Novellas in November is being hosted this year by Rebecca at BookishBeck and Cathy at 746Books. I try to participate each year – some years I manage to read more than others. The two I’ve read this year are both excellent, both translations, and very different from each other.
Manam by Rima Elkouri, translated by Phyllis Aronoff & Howard Scott (Mawenzi House)
I picked up Manam because of its showing as a finalist for the Atwood Gibson Writers’ Trust Fiction Prize, an award that comes out around the same time as the Giller Prize and the Governor General’s Literary Awards.
Manam tells the story of the Armenian genocide that took place in 1915. After her Teta dies, Lea–a teacher in Montreal–travels overseas to learn more about her grandmother’s experience as a 7-year-old girl at the time. One hundred years after the Armenians were running to Syria for refuge, Syrians are running to Turkey for the same. “Now Aleppo is a city people flee. In my memories, it’s a city that welcomes.”
The Armenian genocide is a subject I’ve never read about before, so found it well worth the read. Beautifully told.
A genocide cuts fault lines through several generations. Even if the memory is never passed on through stories, the trauma can leave a mark. It survives forgetting. It survives silence. It survives the illusion that what is not told is not passed on.
School for Girls by Ariane Lessard, translated by Frances Pope (QC Fiction)
As with many of the books I’ve read by this publisher, School for Girls is slightly offbeat. (Which, for me, is a good thing!) The story is told through multiple narrators in short vignette-like chapters. Through their voices, we get a sense of the school, the teachers, and the personalities of many of the girls who live there.
As winter approaches–a time of year when the school is cut off from any comings and goings because of the severe weather–we begin to get a sense of something sinister going on. As the girls watch each other and form their own groups and alliances, there are many allusions to the “last girls”, and we get the feeling that not everyone necessarily makes it home from this place.
Some of the girls stand out more than others. Laure laughs to herself about her secrets, reminding me a little of Gollum from The Lord of the Rings. Diane can’t speak at all. Corinne is restless and does not want to be there; she believes if she were a boy she would still be at home with her brothers. Annette, who seems to be a bit younger, watches Ariandre closely. Ariandre likes to be the one watching, and spends a lot of her time alone writing down all her observations. She often seems to be on the verge of cracking.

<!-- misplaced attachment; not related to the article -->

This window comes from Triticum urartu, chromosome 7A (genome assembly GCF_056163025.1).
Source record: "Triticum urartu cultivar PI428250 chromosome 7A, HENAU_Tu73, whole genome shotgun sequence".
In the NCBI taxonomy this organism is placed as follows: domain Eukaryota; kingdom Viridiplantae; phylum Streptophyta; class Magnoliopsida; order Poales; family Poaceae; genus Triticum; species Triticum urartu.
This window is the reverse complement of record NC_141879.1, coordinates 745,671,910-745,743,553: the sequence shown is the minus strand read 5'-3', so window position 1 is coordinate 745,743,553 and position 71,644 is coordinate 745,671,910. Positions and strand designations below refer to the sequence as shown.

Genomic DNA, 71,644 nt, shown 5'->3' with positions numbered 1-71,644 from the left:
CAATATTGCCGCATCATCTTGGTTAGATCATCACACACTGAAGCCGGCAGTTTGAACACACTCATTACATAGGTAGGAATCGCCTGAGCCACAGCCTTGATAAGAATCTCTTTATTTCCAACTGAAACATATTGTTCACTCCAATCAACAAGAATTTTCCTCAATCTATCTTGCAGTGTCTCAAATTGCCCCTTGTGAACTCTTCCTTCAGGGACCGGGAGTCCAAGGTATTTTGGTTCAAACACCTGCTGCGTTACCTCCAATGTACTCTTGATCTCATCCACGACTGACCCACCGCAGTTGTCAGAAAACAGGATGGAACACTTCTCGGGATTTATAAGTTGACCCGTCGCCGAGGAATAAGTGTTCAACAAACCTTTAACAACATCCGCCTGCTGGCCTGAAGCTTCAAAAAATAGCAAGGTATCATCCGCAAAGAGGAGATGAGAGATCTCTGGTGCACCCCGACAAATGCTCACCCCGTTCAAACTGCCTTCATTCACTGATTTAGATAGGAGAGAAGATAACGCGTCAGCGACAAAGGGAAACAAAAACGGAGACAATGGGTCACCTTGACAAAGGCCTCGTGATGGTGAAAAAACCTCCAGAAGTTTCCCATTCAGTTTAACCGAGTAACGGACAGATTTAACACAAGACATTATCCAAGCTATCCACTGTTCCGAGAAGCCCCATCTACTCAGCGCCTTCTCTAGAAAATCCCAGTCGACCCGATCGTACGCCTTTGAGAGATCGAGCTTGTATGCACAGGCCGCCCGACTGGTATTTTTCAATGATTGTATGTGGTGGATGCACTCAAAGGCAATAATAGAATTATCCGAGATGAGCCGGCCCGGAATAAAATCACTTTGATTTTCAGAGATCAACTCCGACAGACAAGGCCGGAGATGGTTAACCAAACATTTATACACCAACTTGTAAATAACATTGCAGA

A haunting novella that will cause some serious hesitation for anyone thinking of sending their child away to a boarding school.
She knows that the atmosphere of the place in winter changes you. Never had she felt so imprisoned, surrounded, watched, than in this place. She knows that between the bricks of the school, there creeps a sickness that no one is shielded from.
Have you been reading any novellas lately?
16 thoughts on “Novellas in November 2022: #NovNov22”
If you are interested in the Armenian genocide, you should read Franz Werfel’s The Forty Days of Musa Dagh. It is a big book, but it is really really good.
Thanks for the recommendation, Kay!
I think you’ll like it.
Stop it Naomi! My TBR pile is going to reach the ceiling soon because of you ❤
Music to my ears. 🙂
Very much like the sound of School for Girls
It’s a little gem of a book!
Thanks so much for participating! Novellas are so obligingly small that you can fit them in, even into a busy month. I’m also keen on School for Girls.
One of the reasons I love novellas! 🙂
I still have a hold on Foster and I think it’s in transit – I’m still hoping to read it!
I read Lolly Willowes JUST before Novellas in November, ha ha! I couldn’t wait! It was fantastic.
I’ll add that one to my list!
Wow School for Girls sounds seriously creepy. And when you mentioned that not everyone returns, it sort of reminded me of the horrors of residential schools for indigenous kids. Boarding school would be a big ‘no’ for our family that’s for sure…
Is boarding school even still a thing? I know I could never do it!
It does still exist, but is definitely not as popular!
I believe that I first learned about the Armenian genocide from that Atom Egoyan film (probably in your library collection, I think it’s a classic now) and this is definitely on my TBR too. And the haunting boarding school tale is already in my stacks: you’ve made me want to nudge it upwards now. I read three or four novellas for NovNov but didn’t write them up, only tagged them on Twitter (and with the wrong tag too! lol — I put ‘in’ between the Nov’s) and one was also a QC title, Prague: very striking!
Tagging them on Twitter is probably just as effective… normally… if you use the right hashtag. Lol
Hmm… I wonder if I have Prague in my stack. My stack is so big now, I can’t even remember what’s there!